As oxen, sheep, goats, and other such unreasonable creatures cannot for lack of reason rule themselves, but must be ruled by a more excellent creature, that is man: so man, although he has reason, yet because through the fall of the first man, his reason is radically corrupt, and sensuality has gotten the upper hand, he is not able by himself to rule himself, but must have a more excellent governor. Those of this world thought that this governor was their own reason. They thought that they by their own reason might do the things they lusted for, not only in private matters, but also in public. They thought reason to be the only cause that men first assembled themselves together in companies, that commonwealths were designed, that policies were well governed and long continued: but those of that mind were utterly blinded and deceived in their imaginations, their works and inventions (though they never seemed so wise) were so easily and so soon (contrary to their expectations) overthrown.
Where is the wisdom of the Greeks? Where is the fortitude of the Iberians? Where is both the wisdom and the force of the Romans gone? All have vanished away, nothing almost left to testify that they were, but that which declares well, that their reason was not able to govern them. Therefore, such were desirous to know the perfect and the only governor of all, constrained to seek further than themselves, and so at length to confess, that it was one God that ruled all. By Him we live, we move, and we have our being. He made us, and not we ourselves. We are His people, and the sheep of His pasture. He made all things for man: and man He made for Himself, to serve and Glorify Him. He has taken upon Himself the order and government of man, His chief creature, and prescribed a rule to him, how he should behave himself, what he should do, and what he may not do.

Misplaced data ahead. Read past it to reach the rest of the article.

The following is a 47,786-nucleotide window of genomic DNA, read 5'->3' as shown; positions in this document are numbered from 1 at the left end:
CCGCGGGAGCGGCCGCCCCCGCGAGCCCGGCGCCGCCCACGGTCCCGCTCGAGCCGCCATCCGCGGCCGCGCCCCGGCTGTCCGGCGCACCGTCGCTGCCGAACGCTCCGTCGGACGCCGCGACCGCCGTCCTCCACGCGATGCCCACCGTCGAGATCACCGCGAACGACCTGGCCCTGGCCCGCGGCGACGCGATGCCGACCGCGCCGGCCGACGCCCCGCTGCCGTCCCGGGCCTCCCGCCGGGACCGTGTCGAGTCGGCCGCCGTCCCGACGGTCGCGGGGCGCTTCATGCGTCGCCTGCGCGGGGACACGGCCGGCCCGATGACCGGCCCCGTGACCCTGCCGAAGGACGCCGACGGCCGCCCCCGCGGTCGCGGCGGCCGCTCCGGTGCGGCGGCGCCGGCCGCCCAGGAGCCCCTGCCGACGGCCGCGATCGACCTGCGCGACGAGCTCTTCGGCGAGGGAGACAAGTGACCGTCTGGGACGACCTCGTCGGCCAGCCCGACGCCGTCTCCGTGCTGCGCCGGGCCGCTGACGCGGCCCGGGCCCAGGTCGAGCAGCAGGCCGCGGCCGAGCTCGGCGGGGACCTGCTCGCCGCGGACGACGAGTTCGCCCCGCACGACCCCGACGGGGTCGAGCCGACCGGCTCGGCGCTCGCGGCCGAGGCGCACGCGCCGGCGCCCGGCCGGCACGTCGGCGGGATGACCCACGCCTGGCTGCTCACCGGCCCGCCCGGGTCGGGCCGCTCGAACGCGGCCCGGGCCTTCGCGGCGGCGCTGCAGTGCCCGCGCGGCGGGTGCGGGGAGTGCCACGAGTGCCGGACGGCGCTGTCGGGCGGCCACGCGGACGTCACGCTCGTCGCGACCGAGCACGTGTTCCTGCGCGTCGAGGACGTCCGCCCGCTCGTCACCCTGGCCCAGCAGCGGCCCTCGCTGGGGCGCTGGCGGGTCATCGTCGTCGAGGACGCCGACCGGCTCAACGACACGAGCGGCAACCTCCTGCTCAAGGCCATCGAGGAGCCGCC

This rule is the law of nature, first planted and grafted only in the mind of man, then after that his mind was defiled by sin, filled with darkness, and encumbered with many doubts. God set this rule forth in writing in the Decalogue, or the Ten Commandments: and after that, reduced by Christ our Savior to just two commands: You will love the Lord your God above all things, and your neighbor as yourself. The latter part He also expounded on: Whatever you would want done unto yourself, do that unto others.